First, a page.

Political ads, bought in bulk, do a lot more harm than yield noise pollution. When corporations with a private agenda can selectively barrage our airwaves with attack ads, they can shape the national conversation, destroy reputations or curry favor with politicians. They can even influence our judiciary system.
In fact, interest groups have increased their pricey investment on judicial elections. According to the Brennan Center for Justice, the year before the Citizens United decision, total non-candidate spending on state Supreme Court races was $11.4 million in 2009-2010. The year following the controversial ruling, in 2011-12, non-candidate spending spiked up to $24.1 million.
Millions of dollars are going into ads full of negative allegations towards judges that special interest groups don't like. These broadcasted attacks -- or the threat of them -- are affecting judicial decisions.
In states where Citizens United withdrew pre-existing bans on corporate spending in elections, Shepard and Kang found that there was a seven percent decrease in justices voting in favor of a criminal defendant. Why? The fear of "soft on crime" attacks ads insidiously influenced their decisions, specifically their customary instinct towards mercy.
It's the "new normal" as Bert Brandenburg, the executive director of Justice at Stake, an organization that tracks money in judicial elections, describes it.
"We are seeing money records broken all over the country. Right now, we are watching big money being spent in Michigan. We are seeing the same thing in Montana and Ohio. There is even money going into a district court race in Missouri," said Brandenburg to the New York Times.
But having judges cowed into becoming more punitive is the tip of the iceberg. This study implies that the power of a large ad buy can help corporations to handpick judges who will better serve their interests and bottom line.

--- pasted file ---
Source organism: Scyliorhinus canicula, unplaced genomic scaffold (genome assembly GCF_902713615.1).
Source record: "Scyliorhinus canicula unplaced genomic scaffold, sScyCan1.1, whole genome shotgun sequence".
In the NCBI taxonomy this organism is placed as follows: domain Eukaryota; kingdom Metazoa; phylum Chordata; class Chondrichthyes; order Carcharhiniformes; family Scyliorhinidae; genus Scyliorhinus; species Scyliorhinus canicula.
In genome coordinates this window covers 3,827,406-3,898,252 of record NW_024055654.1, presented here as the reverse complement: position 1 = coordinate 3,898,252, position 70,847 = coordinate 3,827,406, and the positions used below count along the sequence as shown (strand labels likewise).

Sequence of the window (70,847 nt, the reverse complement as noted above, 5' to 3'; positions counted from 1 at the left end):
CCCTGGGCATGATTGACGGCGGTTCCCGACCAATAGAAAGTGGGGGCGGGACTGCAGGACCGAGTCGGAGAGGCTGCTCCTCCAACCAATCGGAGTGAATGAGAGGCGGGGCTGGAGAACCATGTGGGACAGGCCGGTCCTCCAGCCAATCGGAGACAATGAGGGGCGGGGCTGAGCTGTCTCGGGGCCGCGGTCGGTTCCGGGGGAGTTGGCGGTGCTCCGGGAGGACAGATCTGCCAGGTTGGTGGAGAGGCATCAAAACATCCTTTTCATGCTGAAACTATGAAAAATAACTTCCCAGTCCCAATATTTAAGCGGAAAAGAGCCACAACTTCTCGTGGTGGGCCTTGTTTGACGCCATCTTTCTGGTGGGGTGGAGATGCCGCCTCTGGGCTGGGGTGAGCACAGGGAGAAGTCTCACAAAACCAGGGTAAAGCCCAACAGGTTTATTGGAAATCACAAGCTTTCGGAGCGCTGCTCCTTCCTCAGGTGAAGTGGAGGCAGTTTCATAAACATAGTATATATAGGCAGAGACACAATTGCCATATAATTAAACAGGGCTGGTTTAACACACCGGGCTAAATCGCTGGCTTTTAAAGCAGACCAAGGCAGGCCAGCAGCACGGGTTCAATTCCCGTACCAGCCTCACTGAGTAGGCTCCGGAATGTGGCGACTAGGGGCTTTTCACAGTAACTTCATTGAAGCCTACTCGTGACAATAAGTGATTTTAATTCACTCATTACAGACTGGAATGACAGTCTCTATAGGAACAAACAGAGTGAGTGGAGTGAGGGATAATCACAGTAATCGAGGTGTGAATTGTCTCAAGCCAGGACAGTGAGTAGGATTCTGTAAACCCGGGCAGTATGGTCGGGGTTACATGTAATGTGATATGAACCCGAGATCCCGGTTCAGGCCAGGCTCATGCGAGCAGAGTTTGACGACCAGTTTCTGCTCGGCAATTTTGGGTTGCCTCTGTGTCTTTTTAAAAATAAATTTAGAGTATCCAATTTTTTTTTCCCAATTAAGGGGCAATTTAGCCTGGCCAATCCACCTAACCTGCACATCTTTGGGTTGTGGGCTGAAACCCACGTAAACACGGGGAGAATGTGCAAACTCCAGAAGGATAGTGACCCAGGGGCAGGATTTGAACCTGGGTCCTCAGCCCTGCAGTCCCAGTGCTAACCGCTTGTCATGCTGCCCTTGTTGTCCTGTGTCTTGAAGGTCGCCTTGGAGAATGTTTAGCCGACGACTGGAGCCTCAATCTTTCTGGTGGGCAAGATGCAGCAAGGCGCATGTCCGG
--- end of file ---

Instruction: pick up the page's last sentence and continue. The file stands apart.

Our country's concept of justice is getting warped through legalized intimidation. When global corporations, millionaires and billionaires enter the political battleground, their purchasing power gives them the muscle to wipe out the rest of our voices.
I began the non-profit, Stamp Stampede, to put an end the corrosive effects of money in politics. The rest of America needed arsenal to fight back and unleash our own media. Over 26,000 people are turning their moolah into their own miniature billboards -- stamping their dollar bills with "Not to be used for buying elections" and "Corporations are not people." It is a grassroots stampede that returns power to the people.
And it's working. So far, 16 states and over 600 municipalities have already passed resolutions in support of an amendment to overturn Supreme Court rulings like Citizens United and McCutcheon. There is even growing bipartisan support in Congress advocating restore our constitution.
This election year, thousands of political ads have staked claim on countless hours of our broadcast media. With 2014 being the costliest midterm election in U.S. history, this means substantially more funds are going towards campaign ads -- about $1 billion dollars.
These political ads have indiscreet motives to erode our right to a representative democracy and even a legal system with impartial judges. Together we can repair the damage of big money influencing our elections and our courts, overturn Citizens United and restore our republic.